A Tutorial for Understanding Land-Based and Offshore Wind Resource Maps (Text Version)
This is the text version for the A Tutorial for Understanding Land-Based and Offshore Wind Resource Maps video.
WINDExchange resource maps are a little different than your average reference or topographic map.
In addition to displaying geographic boundaries and important topographic features, these maps display the quality of wind resources in a specified region.
Built on the foundation of the Wind Integration National Database, or WIND Toolkit developed by the U.S. Department of Energy's National Renewable Energy Laboratory , these maps can provide an at-a-glance reference of whether a region has quality wind resources at a given elevation.
Wind speeds do not necessarily correspond with the topography of the map, and wind speed data may contain regional uncertainties. That's why it's important to note that these resource maps are intended to help educate you on what wind resources are like in different places around the country. More detailed local measurements should be taken before developing a wind project.
At the end of this video, you should understand:
- How to read the new WINDExchange maps
- The difference between land-based and offshore wind resource maps
- Where to access these new WINDExchange maps.
Let's take a look at this wind resource map from the New England area.
Like most maps, wind resource maps have a legend to orient you. Color values on these maps correspond with average wind speed.
Multi-year average wind speed, measured in meters per second, is displayed on each map. On this map, the speeds range from 4.5 meters per second at the low end of the scale to 10 meters per second at the top end of scale. This is a viable range for today's wind energy technology. It's important to read the map's legend because maps do not share the same wind-speed scale. For instance, this offshore wind resource map of a similar region catalogs resources at the same height of 100 meters, but the scale ranges from 7 to 9.75 meters per second.
While the wind resource scales may change on each resource map, the color scheme and shading will remain constant. Areas with higher-than-average wind speed are depicted with deeper blue shades, and areas lighter in color indicate lower average wind speeds.
This is the map's scale bar; it can help you understand distance on the map. As was the case with average wind speed, the scale form for distance on each map varies. In the case of this land-based resource map of the northeastern United States, every tick on this map equates to roughly 5 miles. The scale bar can help you determine the distance from a proposed site to the shore.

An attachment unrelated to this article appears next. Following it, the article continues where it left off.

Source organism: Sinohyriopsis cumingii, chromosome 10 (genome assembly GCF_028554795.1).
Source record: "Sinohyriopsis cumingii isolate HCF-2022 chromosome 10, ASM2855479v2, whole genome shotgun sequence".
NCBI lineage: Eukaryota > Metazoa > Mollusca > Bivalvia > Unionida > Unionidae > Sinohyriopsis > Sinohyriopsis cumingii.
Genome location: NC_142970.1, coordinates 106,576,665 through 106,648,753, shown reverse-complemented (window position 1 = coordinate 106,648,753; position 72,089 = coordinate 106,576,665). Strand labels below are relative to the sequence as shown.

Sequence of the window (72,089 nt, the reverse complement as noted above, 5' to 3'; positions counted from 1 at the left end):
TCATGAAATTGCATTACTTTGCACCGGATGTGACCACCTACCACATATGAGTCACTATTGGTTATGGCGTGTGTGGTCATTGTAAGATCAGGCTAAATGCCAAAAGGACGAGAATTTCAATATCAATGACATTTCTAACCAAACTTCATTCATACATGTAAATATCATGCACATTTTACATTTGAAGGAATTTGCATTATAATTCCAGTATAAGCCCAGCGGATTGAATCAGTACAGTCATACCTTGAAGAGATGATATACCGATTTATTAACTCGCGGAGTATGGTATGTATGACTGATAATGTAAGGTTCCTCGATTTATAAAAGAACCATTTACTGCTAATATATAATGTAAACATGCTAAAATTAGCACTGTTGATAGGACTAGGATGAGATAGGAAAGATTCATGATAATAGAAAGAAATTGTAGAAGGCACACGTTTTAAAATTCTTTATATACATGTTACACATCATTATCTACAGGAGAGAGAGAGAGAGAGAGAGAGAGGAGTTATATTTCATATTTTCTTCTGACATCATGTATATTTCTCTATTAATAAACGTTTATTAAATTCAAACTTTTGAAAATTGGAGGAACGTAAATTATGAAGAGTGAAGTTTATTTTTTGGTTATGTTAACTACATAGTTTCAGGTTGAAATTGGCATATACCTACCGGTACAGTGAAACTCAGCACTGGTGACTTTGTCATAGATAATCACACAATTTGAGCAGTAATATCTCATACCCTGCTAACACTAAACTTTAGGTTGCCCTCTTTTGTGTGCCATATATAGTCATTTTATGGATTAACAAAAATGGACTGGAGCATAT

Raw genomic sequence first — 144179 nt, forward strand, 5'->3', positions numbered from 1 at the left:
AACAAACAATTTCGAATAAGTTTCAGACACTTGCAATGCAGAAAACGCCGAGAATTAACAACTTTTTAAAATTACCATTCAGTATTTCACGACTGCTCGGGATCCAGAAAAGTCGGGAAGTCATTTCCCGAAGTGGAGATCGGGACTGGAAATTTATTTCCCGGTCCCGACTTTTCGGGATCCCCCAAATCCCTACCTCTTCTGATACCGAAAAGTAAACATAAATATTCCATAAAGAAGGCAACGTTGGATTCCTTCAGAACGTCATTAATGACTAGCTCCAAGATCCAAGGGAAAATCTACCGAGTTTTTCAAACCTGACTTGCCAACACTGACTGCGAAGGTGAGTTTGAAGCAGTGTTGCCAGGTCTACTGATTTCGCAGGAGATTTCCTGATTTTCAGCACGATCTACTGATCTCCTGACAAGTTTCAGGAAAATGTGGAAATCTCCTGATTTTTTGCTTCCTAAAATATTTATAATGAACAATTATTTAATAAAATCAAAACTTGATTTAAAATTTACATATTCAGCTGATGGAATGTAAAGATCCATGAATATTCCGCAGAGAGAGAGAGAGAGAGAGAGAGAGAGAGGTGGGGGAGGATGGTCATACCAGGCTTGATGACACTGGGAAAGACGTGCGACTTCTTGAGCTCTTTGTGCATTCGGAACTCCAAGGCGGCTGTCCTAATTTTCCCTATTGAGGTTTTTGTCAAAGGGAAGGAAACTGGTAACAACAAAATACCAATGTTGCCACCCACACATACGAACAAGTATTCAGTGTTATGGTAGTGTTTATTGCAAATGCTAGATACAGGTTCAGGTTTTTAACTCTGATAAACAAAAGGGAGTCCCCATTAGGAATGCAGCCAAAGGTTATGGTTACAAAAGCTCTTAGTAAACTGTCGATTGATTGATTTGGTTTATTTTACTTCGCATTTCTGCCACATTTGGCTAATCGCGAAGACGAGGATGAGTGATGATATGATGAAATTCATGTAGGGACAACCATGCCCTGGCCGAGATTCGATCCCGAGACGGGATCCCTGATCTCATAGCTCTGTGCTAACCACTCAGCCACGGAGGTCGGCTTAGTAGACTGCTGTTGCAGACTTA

The U.S. Department of Energy's National Renewable Energy Laboratory has produced offshore and land-based wind speed maps for many years. The new wind resource maps offer a snapshot of the wind resource at 100 meters above surface level.
With a significant percentage of the U.S. population living along a coast adjacent to an ocean or one of the Great Lakes, there are strong economic incentives for exploring offshore wind development near coastal communities. These incentives may include revenue for communities, jobs, and lower cost of energy for consumers.
Using these maps, you will find that average offshore wind speeds increase with distance from shore, and this is important for understanding the future of wind energy. Fifty-eight percent of U.S. offshore wind resources that could feasibly be developed exist at water depths greater than 60 meters, a point at which floating wind turbine designs take over from their fixed-bottom counterparts.
With this in mind, offshore wind resource maps include bathymetric lines that show water depth. In this way, the offshore wind resource maps provide a quick reference for where offshore wind development may require floating offshore wind platforms and where fixed-bottom designs are suitable.
When comparing land-based and offshore wind resources in the Massachusetts, Rhode Island, and Connecticut region, we can see that offshore wind resources generally provide higher average speeds over greater areas than land-based wind resources.
Unencumbered by obstacles that may cause a disruption in the wind—mountains, coastal barriers, trees, and other structures—oceans offer wind free reign to blow with minimal interference. It's unrealistic to expect every region capable of hosting offshore wind turbines will do so, but even with that caveat, U.S. offshore wind has a technical resource potential of more than double the nation's total electric generation! That's a lot of power.
These maps can give you a general idea of the potential for wind energy development in your area.
Now that you know how and in what contexts to use the resource maps, you probably want to know where to access them so you can begin to look at what wind resources are like near you.
The maps can be found on the WINDExchange website by visiting maps and data, or you can access the maps using this link: windexchange.energy.gov/maps-data.